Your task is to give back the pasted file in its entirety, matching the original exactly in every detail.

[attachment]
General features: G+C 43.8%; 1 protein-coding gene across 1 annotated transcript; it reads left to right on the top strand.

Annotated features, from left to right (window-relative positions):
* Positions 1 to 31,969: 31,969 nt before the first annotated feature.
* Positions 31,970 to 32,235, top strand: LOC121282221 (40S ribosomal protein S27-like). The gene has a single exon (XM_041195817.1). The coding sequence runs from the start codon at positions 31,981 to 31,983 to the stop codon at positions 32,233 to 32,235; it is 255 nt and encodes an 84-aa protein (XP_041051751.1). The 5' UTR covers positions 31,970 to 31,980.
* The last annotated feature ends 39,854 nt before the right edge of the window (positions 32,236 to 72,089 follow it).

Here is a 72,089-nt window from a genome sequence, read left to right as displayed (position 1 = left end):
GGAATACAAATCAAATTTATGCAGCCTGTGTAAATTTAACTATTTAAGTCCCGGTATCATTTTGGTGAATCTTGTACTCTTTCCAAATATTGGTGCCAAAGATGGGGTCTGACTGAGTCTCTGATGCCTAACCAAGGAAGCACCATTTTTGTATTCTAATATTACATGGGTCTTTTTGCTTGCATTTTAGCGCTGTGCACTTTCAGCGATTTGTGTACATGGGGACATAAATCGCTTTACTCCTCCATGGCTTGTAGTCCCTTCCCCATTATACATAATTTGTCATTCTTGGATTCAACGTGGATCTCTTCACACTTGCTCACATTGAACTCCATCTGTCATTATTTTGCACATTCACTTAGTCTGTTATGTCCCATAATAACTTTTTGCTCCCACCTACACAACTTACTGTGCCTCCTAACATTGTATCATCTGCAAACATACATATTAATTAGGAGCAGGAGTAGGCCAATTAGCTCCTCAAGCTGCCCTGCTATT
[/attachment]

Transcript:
General features: G+C 43.8%; 1 protein-coding gene across 1 annotated transcript; it reads left to right on the top strand.

Annotated features, from left to right (window-relative positions):
* Positions 1 to 31,969: 31,969 nt before the first annotated feature.
* Positions 31,970 to 32,235, top strand: LOC121282221 (40S ribosomal protein S27-like). The gene has a single exon (XM_041195817.1). The coding sequence runs from the start codon at positions 31,981 to 31,983 to the stop codon at positions 32,233 to 32,235; it is 255 nt and encodes an 84-aa protein (XP_041051751.1). The 5' UTR covers positions 31,970 to 31,980.
* The last annotated feature ends 39,854 nt before the right edge of the window (positions 32,236 to 72,089 follow it).

Here is a 72,089-nt window from a genome sequence, read left to right as displayed (position 1 = left end):
GGAATACAAATCAAATTTATGCAGCCTGTGTAAATTTAACTATTTAAGTCCCGGTATCATTTTGGTGAATCTTGTACTCTTTCCAAATATTGGTGCCAAAGATGGGGTCTGACTGAGTCTCTGATGCCTAACCAAGGAAGCACCATTTTTGTATTCTAATATTACATGGGTCTTTTTGCTTGCATTTTAGCGCTGTGCACTTTCAGCGATTTGTGTACATGGGGACATAAATCGCTTTACTCCTCCATGGCTTGTAGTCCCTTCCCCATTATACATAATTTGTCATTCTTGGATTCAACGTGGATCTCTTCACACTTGCTCACATTGAACTCCATCTGTCATTATTTTGCACATTCACTTAGTCTGTTATGTCCCATAATAACTTTTTGCTCCCACCTACACAACTTACTGTGCCTCCTAACATTGTATCATCTGCAAACATACATATTAATTAGGAGCAGGAGTAGGCCAATTAGCTCCTCAAGCTGCCCTGCTATT